Roots blowers (Fig. 5) have the reputation of being virtually indestructible and run for years seemingly unattended while the primary (mechanical) and high vacuum (diffusion pumps seem to receive all the attention. While they need little day-to-day maintenance, monitoring of the oil level in the pump is required. The main function of these booster pumps is to improve pumpdown rates and ultimate vacuum levels.
|Figure 5 | Typical two-stage Roots blower (courtesy of Edwards Vacuum)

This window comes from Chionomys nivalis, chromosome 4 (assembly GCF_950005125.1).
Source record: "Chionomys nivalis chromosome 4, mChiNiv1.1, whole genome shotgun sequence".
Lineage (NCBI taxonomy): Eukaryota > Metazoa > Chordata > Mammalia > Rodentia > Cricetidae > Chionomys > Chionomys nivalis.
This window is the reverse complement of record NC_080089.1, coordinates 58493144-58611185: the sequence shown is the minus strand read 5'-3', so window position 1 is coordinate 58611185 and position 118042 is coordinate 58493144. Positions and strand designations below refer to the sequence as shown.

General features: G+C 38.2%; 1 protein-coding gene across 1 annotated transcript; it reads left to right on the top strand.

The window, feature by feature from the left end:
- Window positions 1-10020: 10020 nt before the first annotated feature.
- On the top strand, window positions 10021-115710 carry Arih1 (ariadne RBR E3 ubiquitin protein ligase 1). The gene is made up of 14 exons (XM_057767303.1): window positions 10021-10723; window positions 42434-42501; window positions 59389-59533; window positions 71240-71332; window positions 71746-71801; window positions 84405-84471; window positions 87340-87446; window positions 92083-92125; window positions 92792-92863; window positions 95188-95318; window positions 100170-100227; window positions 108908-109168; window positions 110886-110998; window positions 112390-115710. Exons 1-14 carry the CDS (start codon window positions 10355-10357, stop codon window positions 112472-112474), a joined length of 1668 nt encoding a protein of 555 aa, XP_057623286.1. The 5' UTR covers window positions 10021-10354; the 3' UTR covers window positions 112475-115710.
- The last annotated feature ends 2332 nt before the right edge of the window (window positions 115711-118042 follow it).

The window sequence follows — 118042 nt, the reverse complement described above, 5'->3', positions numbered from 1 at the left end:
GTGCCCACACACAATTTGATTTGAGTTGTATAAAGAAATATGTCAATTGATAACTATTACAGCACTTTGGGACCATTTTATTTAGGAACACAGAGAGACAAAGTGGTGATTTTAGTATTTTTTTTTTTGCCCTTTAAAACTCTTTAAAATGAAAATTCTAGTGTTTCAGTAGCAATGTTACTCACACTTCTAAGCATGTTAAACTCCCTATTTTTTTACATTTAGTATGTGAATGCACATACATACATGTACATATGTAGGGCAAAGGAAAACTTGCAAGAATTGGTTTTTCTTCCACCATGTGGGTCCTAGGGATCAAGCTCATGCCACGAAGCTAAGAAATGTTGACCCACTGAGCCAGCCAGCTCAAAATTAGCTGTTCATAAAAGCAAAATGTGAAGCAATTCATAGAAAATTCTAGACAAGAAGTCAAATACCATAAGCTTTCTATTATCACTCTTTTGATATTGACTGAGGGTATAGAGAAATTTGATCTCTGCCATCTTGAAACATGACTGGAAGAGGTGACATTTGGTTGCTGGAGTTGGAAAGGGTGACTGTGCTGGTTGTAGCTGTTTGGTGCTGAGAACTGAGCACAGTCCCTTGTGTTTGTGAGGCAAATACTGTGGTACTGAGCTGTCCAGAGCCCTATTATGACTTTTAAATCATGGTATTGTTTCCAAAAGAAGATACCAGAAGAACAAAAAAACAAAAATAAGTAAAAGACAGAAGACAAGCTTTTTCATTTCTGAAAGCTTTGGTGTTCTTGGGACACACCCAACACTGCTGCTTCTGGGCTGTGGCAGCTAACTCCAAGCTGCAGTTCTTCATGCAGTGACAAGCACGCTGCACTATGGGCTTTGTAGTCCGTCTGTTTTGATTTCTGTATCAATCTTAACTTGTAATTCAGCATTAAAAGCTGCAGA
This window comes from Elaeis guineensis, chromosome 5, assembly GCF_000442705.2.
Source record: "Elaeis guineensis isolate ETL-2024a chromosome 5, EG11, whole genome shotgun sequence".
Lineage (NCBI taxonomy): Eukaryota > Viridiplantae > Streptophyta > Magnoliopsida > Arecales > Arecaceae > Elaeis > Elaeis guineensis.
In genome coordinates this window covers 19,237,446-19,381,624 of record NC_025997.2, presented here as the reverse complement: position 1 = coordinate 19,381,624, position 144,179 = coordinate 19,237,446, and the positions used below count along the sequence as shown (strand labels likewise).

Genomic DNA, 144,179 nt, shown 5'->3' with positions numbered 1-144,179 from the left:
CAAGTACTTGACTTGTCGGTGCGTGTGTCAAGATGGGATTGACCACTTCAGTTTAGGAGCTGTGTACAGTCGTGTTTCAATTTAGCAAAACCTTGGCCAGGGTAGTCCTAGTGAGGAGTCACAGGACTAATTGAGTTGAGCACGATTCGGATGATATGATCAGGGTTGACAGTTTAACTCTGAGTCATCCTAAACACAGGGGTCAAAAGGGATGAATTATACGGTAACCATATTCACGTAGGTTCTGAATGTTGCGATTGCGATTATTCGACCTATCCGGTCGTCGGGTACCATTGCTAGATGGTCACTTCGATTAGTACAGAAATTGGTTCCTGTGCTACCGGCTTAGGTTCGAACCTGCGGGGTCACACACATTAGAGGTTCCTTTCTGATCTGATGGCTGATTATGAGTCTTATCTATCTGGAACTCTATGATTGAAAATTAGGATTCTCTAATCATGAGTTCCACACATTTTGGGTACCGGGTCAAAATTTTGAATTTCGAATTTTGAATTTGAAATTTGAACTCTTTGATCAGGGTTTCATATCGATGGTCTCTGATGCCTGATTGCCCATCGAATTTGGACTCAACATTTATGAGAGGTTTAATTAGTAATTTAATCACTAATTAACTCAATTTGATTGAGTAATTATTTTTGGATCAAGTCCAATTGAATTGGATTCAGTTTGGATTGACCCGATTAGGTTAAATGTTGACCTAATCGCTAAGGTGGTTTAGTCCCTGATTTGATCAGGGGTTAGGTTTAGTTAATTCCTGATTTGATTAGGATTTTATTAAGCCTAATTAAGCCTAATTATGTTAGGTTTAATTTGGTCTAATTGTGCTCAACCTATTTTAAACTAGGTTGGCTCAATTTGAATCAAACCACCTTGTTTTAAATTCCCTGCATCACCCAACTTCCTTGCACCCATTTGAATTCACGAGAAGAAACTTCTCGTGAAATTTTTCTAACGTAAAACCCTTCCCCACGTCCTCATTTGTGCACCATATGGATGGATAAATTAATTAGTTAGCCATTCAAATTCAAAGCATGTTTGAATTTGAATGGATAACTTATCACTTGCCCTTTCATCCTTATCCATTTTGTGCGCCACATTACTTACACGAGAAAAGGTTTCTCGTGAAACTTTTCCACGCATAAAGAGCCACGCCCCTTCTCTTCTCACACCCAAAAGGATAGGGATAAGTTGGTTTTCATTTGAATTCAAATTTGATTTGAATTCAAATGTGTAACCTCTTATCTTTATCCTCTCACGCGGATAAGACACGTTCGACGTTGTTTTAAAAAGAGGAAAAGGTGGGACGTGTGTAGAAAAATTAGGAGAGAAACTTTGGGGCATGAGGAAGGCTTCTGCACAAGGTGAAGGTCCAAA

Contained within the pump housing are rotary pistons and timing gears in a gear case fitted with troughs, which control the amount of oil, supplied to the gear teeth. A typical procedure is to fill the gear case with the appropriate grade of oil until it overflows from the oil level/filler hole. Allow the excess oil to drain before inserting the oil level filler plug. This must be done when the blower is not in operation. Overfilling must be avoided, as this will cause the gears to run hot, resulting in damage. The oil level should be checked weekly or every 100 working hours. Drain and refill the gear case to the correct level every six to twelve months depending upon the condition of the oil. When there are considerable seasonal temperature variations, it may be necessary to change the grade of oil at certain times during the year.